Erratic Trump adds chaos to prospects for economic recovery

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28 days before the elections, the virus has returned to the center of the US presidential campaign and, despite his attempts to regain the initiative, this is not good news for Donald Trump, who is moving further away from his Democratic rival in the polls . Locked up in a White House besieged by the covid outbreak, where he is recovering from the disease while doing politics with the coup of a tweet, the president has starred in an erratic lurch that moves away the possibility of an agreement to approve a new stimulus plan that corrects the downward trend of economic recovery.

The duel between the president and the Democratic candidate, Joe Biden, has become a contrast of two divergent ways of dealing with the health crisis, symbolized in a photograph released by the Democratic campaign: Trump removing his mask, Biden putting it on. The president does not seem to have been able to electorally capitalize on his three days of hospitalization and, at least for now, his display of skepticism towards the health crisis does not seem to be convincing voters. Nor does his erratic behavior help him towards the momentous negotiation of a new bailout for the economy, stuck since July in the Capitol, which has left his team this Wednesday trying to save some of the elements of a plan to which the president had little less than administered the extreme unction on Tuesday.

A Tuesday that, according to the aggregator of The New York Times, It was the worst polling day for Donald Trump this election cycle: Most national polls gave Biden an advantage of at least 10 points, reaching 16 in one published by CNN. The Democrat extended his advantage in numerous decisive states, including Pennsylvania, where a poll gave him an advantage of 10 points (in 2016 Trump won the state with one point more than Hillary Clinton). All the polls agree on a significant deterioration in Trump’s position in the last 10 days. The trend is clear, but the dizzying speed at which news has been happening capable of changing the dynamics of the campaign invites us to be extremely cautious.

The economic outlook is not smiling at the president either. Six months after the first severe impact of the pandemic on the labor market, the promising rebound that began in the summer, greater than that predicted by experts and fueled mainly by injections of public money, is stagnating. September was the third month in a row with a slowdown in job growth. And everything indicates that the aid, except perhaps a few patches, will not arrive before the elections.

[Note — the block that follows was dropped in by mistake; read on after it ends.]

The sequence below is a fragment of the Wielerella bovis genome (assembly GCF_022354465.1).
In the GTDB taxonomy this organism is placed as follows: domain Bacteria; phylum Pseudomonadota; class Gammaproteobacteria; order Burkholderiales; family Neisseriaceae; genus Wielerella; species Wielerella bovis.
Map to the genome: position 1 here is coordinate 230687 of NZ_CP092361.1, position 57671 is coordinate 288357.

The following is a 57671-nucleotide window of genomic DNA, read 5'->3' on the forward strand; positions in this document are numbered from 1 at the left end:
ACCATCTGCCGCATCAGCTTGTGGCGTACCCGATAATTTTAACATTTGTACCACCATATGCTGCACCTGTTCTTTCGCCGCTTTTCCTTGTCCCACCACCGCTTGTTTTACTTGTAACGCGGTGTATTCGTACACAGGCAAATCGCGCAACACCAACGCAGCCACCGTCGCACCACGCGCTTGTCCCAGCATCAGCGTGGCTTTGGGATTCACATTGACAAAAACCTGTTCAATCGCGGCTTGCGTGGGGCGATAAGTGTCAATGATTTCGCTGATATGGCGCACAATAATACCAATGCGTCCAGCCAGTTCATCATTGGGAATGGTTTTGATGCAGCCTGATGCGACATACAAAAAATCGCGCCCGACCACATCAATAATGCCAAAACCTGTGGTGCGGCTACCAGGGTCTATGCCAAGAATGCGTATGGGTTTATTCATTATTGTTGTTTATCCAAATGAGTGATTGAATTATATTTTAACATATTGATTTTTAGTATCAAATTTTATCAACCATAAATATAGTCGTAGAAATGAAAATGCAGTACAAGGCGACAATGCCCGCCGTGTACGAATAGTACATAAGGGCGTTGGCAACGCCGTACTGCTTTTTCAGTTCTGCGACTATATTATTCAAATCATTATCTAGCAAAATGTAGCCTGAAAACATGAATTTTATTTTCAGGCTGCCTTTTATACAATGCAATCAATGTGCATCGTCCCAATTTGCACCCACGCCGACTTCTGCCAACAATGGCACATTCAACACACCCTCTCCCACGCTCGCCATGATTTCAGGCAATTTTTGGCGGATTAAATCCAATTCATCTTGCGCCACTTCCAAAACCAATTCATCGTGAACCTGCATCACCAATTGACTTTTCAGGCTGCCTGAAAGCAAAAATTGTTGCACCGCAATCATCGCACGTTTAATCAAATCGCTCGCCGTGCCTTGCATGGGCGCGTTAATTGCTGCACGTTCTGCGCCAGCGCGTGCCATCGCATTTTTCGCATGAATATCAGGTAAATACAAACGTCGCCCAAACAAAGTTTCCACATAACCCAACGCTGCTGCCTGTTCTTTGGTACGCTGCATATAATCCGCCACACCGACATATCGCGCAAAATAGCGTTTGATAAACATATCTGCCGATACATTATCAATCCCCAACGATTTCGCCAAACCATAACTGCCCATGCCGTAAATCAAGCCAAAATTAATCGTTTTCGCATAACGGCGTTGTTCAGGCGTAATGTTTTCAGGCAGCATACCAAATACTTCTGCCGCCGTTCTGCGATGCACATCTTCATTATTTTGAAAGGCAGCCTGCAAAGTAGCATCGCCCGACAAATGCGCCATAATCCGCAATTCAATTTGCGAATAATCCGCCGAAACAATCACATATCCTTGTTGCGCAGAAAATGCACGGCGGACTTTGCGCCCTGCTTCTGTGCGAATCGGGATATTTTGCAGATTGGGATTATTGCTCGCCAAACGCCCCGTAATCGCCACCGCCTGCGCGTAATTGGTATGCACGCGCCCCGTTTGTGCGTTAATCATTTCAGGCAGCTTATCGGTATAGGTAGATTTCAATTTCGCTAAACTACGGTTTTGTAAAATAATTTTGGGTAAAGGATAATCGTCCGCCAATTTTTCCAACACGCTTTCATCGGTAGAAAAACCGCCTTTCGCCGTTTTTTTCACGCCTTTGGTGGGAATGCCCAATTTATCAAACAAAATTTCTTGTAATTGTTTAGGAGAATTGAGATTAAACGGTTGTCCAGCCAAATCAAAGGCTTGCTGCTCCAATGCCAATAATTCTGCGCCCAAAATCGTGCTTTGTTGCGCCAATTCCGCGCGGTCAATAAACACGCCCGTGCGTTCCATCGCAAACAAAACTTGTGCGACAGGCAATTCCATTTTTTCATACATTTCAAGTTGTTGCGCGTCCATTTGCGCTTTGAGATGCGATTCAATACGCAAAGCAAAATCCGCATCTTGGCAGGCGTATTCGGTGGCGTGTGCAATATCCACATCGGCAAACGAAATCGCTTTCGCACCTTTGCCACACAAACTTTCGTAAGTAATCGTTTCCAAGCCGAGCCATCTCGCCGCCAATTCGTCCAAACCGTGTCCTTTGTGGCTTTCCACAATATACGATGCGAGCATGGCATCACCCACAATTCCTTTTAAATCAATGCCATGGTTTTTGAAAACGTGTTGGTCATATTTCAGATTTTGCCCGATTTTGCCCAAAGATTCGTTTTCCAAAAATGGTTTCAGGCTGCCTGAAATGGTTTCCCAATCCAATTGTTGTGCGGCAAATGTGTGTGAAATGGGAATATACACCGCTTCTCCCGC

The first measures to stimulate the economy were approved in spring with large majorities. But, afterwards, the president has opted for the recipe of lifting the restrictions on activity recommended by scientists to control the pandemic, instead of injecting more public money. There is friction with the Democrats, whom the Republicans also accuse of hindering the processing of the new bailout so as not to provide the president with something that he can sell as a political victory before the elections.

Two months ago, some of the aid included in the colossal stimulus plan of more than two trillion dollars that contributed decisively to boost the economy in the spring expired. The processing of a new bailout is paralyzed in Congress and President Trump announced on Tuesday that he will cancel the negotiations until after the elections, to focus the activity of the Capitol on the confirmation of his candidate for the Supreme Court. Hours earlier, Federal Reserve Chairman Jerome Powell warned that the economy would see “tragic” results without robust public support.

Although Treasury Secretary Steven Mnuchin and House Democratic Majority Leader Nancy Pelosi were on the verge of resuming negotiations shortly before Trump canceled them in a series of tweets, the likelihood of that an agreement was reached before the elections was already low. But by intervening directly, the president assumes personal responsibility for the failure of the negotiations, a political calculation whose reading is not entirely clear.

Nor is it obvious why the president made the announcement while financial markets were still open. The breakdown of negotiations until after the elections probably implies that there will be no stimulus plan until the next presidential term begins and the next legislature, in January 2021, a perspective that was greeted with falls in the main stock indexes. Falls that have been neutralized this Wednesday morning, after, in another series of tweets on Tuesday night, the president seemed to rectify, by ordering the two Chambers to “immediately approve” two aid programs, to companies small and airlines.

The president continued on Wednesday asking for more fiscal stimuli, without ever being clear about the strategy behind the erratic succession of messages. From the hospital, over the weekend, he urged Congress to reach an agreement; on Tuesday he broke off negotiations, and on Wednesday he gives signs of a correction, at least partial. His Administration is, as Chief of Staff Mark Meadows has recognized, trying to reach agreement on some of the president’s favorite elements in the rescue plan, such as checks to citizens and aid to airlines, a piecemeal approach. which Pelosi has rejected from the start.

All this happens with Trump locked in the White House, still convalescing from covid and away from the spotlight. At least as of Wednesday afternoon, the president has not made a public appearance since returning to the White House on Monday.

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